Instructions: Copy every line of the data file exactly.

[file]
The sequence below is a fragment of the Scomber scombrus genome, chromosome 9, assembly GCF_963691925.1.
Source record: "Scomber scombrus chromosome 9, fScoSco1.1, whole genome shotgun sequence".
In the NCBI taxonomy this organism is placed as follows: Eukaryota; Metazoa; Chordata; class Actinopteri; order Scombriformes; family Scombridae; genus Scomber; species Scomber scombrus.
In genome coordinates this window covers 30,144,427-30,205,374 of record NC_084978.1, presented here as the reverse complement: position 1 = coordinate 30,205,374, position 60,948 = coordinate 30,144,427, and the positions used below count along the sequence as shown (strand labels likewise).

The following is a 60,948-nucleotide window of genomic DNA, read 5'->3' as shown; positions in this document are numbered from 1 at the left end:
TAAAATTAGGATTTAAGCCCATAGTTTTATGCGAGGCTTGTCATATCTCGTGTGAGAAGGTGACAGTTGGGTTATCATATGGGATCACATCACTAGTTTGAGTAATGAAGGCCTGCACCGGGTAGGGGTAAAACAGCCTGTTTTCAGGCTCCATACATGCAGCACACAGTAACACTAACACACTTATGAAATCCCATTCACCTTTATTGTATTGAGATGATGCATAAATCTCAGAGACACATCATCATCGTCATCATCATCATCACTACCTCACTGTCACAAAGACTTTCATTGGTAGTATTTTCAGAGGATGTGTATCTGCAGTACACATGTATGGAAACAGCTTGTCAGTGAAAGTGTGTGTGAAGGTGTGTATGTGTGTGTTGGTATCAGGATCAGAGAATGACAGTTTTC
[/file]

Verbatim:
The sequence below is a fragment of the Scomber scombrus genome, chromosome 9, assembly GCF_963691925.1.
Source record: "Scomber scombrus chromosome 9, fScoSco1.1, whole genome shotgun sequence".
In the NCBI taxonomy this organism is placed as follows: Eukaryota; Metazoa; Chordata; class Actinopteri; order Scombriformes; family Scombridae; genus Scomber; species Scomber scombrus.
In genome coordinates this window covers 30,144,427-30,205,374 of record NC_084978.1, presented here as the reverse complement: position 1 = coordinate 30,205,374, position 60,948 = coordinate 30,144,427, and the positions used below count along the sequence as shown (strand labels likewise).

The following is a 60,948-nucleotide window of genomic DNA, read 5'->3' as shown; positions in this document are numbered from 1 at the left end:
TAAAATTAGGATTTAAGCCCATAGTTTTATGCGAGGCTTGTCATATCTCGTGTGAGAAGGTGACAGTTGGGTTATCATATGGGATCACATCACTAGTTTGAGTAATGAAGGCCTGCACCGGGTAGGGGTAAAACAGCCTGTTTTCAGGCTCCATACATGCAGCACACAGTAACACTAACACACTTATGAAATCCCATTCACCTTTATTGTATTGAGATGATGCATAAATCTCAGAGACACATCATCATCGTCATCATCATCATCACTACCTCACTGTCACAAAGACTTTCATTGGTAGTATTTTCAGAGGATGTGTATCTGCAGTACACATGTATGGAAACAGCTTGTCAGTGAAAGTGTGTGTGAAGGTGTGTATGTGTGTGTTGGTATCAGGATCAGAGAATGACAGTTTTC